keywords = "Methadone, Morphine, Mortality, Opioid analgesics",
author = "Krebs, {Erin E.} and Becker, {William C.} and Judy Zerzan and Matthew Bair and Kimberly McCoy and Siu Hui",
year = "2011",
month = "8",
doi = "10.1016/j.pain.2011.03.023",
language = "English",
volume = "152",
pages = "1789--1795",
journal = "Pain",
issn = "0304-3959",
publisher = "Elsevier",
number = "8",

}

TY - JOUR

T1 - Comparative mortality among Department of Veterans Affairs patients prescribed methadone or long-acting morphine for chronic pain

AU - Krebs, Erin E.

AU - Becker, William C.

AU - Zerzan, Judy

AU - Bair, Matthew

AU - McCoy, Kimberly

AU - Hui, Siu

PY - 2011/8

Y1 - 2011/8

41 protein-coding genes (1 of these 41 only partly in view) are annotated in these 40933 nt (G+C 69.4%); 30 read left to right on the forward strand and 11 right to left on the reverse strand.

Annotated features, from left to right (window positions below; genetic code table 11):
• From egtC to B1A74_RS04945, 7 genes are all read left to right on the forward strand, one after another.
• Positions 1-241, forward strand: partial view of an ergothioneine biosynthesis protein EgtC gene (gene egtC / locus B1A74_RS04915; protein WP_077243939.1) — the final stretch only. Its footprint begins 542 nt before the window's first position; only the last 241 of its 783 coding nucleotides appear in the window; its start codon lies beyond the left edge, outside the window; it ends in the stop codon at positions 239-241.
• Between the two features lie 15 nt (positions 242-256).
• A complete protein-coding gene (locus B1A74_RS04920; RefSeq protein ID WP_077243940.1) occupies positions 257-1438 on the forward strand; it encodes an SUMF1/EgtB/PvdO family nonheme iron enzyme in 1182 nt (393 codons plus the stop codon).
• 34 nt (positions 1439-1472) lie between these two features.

N2 - Data on comparative safety of opioid analgesics are limited, but some reports suggest disproportionate mortality risk associated with methadone. Our objective was to compare mortality rates among patients who received prescribed methadone or long-acting morphine for pain. This is a retrospective observational cohort drawn from Department of Veterans Affairs (VA) health care databases, January 1, 2000, to December 31, 2007. We included 28,554 patients who received methadone and 79,938 who received long-acting morphine from VA pharmacies. Compared with those who received long-acting morphine, patients who received methadone were younger, less likely to have some medical comorbidities, and more likely to have psychiatric and substance use disorders. Patients were stratified into quintiles according to propensity score; the probability of receiving methadone was conditional on demographic, clinical, and VA service area variables. Overall propensity-adjusted mortality was lower for methadone than for morphine. Hazard ratios varied across propensity score quintiles; the magnitude of the between-drug difference in mortality decreased as the propensity to receive methadone increased. Mortality was significantly lower for methadone in all but the last quintile, in which there was no between-drug difference in mortality (hazard ratio = 0.92, 95% confidence interval = 0.74, 1.16). Multiple sensitivity analyses found either no difference in mortality between methadone and long-acting morphine or lower mortality rates among patients who received methadone. In summary, we found no evidence of excess all-cause mortality among VA patients who received methadone compared with those who received long-acting morphine. Randomized trials and prospective observational research are needed to better understand the relative safety of long-acting opioids. Among patients who received methadone or long-acting morphine for pain from Department of Veterans Affairs pharmacies in 2000-2007, no evidence of excess all-cause mortality associated with methadone was found.